Skip to main content

Profile: Kelly Paterson, Chief Security Officer HMRC

Posted by: , Posted on: - Categories: Government Security, Job, Women and security

I am honoured to have been asked to share my story. It’s not unique, exciting or even that special. But if it encourages anyone who has listened  to the little voice of doubt in their head, my job is done. 

I did well at school, despite being brought up in an environment which didn’t value education.  I saw it as a way out of a cycle of unemployment that my family and every family around us found themselves repeating, generation after generation. 

Life got in the way

Deciding to study Anatomy at university was an easy choice and I aspired to become a Forensic Scientist. Graduating in 2000 from the University of Glasgow was my springboard. As it tends to do, life got in the way and my husband and I found ourselves pregnant with our first child. 

I decided, therefore, to join a commercial bank’s security graduate programme in 2001. As the role offered £17k a year (a fortune for us) and a great maternity policy, it was the best thing for my family. Four years and another two babies later, I was offered the role of heading up the bank’s Security Transformation programme and my real love affair with security started.

I spent 19 years with the bank, gaining experience in every corner of security, leading the Cyber and Physical Security teams, fraud transformation and incident response function, to name a few. With a passion for encouraging women and girls into technology and security, I joined several industry groups to support school-age girls across the UK to look to science, technology, engineering and maths (STEM) subjects as viable careers. Throughout that time I felt massively supported by my employers and five periods of maternity leave certainly tested this.

Ready for a new challenge

Leaving the bank after my fifth child was a difficult decision, but one that I am very happy to have made. I wasn’t pushed (promise) and I didn’t get a big cheque on the way out (shame); I did it because I was ready for a new challenge. I’ve always been one who closes her eyes and jumps!

Two months into my role as Chief Security Officer at HMRC I’m finding the change equally terrifying and exhilarating. All of the fears I had about the civil service were unfounded (have yet to meet an out of touch, dusty civil servant). The people are passionate, dedicated and focused on doing the right thing. I’m hoping to continue my role as an HMRC diversity and inclusion ambassador and am honoured to have been asked to become autism champion, a role I will give my all.

Managing a busy job, five children and my passion for diversity and inclusion isn’t easy. I’ve failed many times to keep the balls in the air, learning throughout my career and relying on the support of my family and employer. Most important of all, I’ve sometimes ignored that little voice of doubt in my head, bet on myself and made choices based on what’s right for me and my family.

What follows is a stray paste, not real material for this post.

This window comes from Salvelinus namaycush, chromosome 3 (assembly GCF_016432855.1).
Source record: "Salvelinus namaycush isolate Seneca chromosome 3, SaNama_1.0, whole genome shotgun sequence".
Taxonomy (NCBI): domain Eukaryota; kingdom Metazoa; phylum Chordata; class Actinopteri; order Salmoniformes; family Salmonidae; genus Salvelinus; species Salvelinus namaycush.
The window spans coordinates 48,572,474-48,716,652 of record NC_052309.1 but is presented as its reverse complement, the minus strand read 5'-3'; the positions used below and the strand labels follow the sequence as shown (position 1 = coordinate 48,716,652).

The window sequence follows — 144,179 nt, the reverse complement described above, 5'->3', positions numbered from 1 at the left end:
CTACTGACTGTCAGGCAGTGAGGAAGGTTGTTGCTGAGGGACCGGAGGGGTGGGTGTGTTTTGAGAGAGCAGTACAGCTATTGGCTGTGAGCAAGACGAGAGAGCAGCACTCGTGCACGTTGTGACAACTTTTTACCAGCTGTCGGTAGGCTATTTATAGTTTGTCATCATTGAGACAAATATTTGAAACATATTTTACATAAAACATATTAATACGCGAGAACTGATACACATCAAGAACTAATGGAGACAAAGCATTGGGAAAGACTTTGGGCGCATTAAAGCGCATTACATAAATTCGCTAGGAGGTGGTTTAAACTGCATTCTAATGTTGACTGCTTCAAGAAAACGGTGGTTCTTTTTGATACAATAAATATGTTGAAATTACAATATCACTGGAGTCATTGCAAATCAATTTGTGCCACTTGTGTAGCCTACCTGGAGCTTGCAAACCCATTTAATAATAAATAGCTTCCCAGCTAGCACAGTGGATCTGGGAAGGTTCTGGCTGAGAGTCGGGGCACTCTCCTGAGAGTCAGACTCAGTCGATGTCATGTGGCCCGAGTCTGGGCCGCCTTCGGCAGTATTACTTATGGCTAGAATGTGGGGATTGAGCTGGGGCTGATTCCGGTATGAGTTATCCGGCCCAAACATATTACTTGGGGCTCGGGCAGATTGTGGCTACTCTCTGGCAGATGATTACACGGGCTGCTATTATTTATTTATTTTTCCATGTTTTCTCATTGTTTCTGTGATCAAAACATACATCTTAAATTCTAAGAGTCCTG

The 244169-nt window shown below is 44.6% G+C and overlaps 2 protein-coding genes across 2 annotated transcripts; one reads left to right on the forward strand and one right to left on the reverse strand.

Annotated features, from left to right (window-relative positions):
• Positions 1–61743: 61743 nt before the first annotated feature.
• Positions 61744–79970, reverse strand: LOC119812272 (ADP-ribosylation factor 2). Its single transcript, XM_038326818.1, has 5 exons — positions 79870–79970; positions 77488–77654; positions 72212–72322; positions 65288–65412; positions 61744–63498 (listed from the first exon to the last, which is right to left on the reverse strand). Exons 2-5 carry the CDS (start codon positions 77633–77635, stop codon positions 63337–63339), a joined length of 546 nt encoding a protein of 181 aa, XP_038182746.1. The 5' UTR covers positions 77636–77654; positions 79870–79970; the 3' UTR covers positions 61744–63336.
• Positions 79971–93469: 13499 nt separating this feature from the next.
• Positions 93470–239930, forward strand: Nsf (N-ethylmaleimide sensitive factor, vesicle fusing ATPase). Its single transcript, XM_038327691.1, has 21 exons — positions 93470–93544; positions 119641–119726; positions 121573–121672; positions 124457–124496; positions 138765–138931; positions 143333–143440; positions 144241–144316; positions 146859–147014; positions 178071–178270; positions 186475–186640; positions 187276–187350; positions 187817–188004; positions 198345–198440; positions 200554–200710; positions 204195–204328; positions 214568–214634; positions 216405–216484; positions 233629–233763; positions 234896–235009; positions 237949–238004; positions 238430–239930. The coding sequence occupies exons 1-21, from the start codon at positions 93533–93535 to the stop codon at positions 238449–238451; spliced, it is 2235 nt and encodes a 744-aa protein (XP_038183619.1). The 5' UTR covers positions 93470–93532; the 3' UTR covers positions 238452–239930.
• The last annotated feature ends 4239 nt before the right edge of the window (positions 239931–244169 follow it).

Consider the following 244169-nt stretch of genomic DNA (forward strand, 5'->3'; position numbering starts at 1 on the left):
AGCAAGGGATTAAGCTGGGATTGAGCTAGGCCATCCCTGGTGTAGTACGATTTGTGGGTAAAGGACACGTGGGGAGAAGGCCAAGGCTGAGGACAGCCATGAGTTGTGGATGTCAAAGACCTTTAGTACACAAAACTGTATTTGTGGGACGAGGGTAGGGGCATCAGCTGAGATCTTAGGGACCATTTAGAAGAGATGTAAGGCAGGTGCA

Want to make the jump to Government Security like Kelly and help keep the nation and its people safe? We are regularly recruiting across the civil service for roles within Government Security, find out more about working in security on our career’s page. 

Sharing and comments

Share this page


  1. Comment by Therese Loveday posted on


    Many thanks for sharing your story of your career in security. It is great that we will now have the benefit of your skills and experience from the private sector and also interesting to hear how well supported you felt by your previous employer. Many women look for careers in the civil service because of its reputation as an 'understanding and inclusive' employer but I do wonder whether in recent years industry may have responded better to modern expectations. Are you the first female Chief Security Officer?

    • Replies to Therese Loveday>

      Comment by Kelly Paterson posted on

      Hi Therese, thank you for your lovely comments.

      Yes it’s been interesting settling into the public sector but I have to say that I have found my line manager and team to be very supportive.

      Not only do they recognise that I have a very busy day job but way more importantly, I am a mum of five. I cannot stress just how important this is to me and is the reason why I am managing (somehow) to juggle both, albeit with varying degrees of success!

      As to your question, I’m not sure if I’m the first female CSO for HMRC. Hopefully I won’t be the last!

  2. Comment by Tom posted on

    Thanks for sharing your story. My instinct tells me you have much more to say and many more lessons learned to share within the scope of this story. Looking forward to hearing more in the future.

    I smiled when you said "I’ve always been one who closes her eyes and jumps!". I have always done the same and recognise the strength it takes when sometimes you land in the rough rather than the green.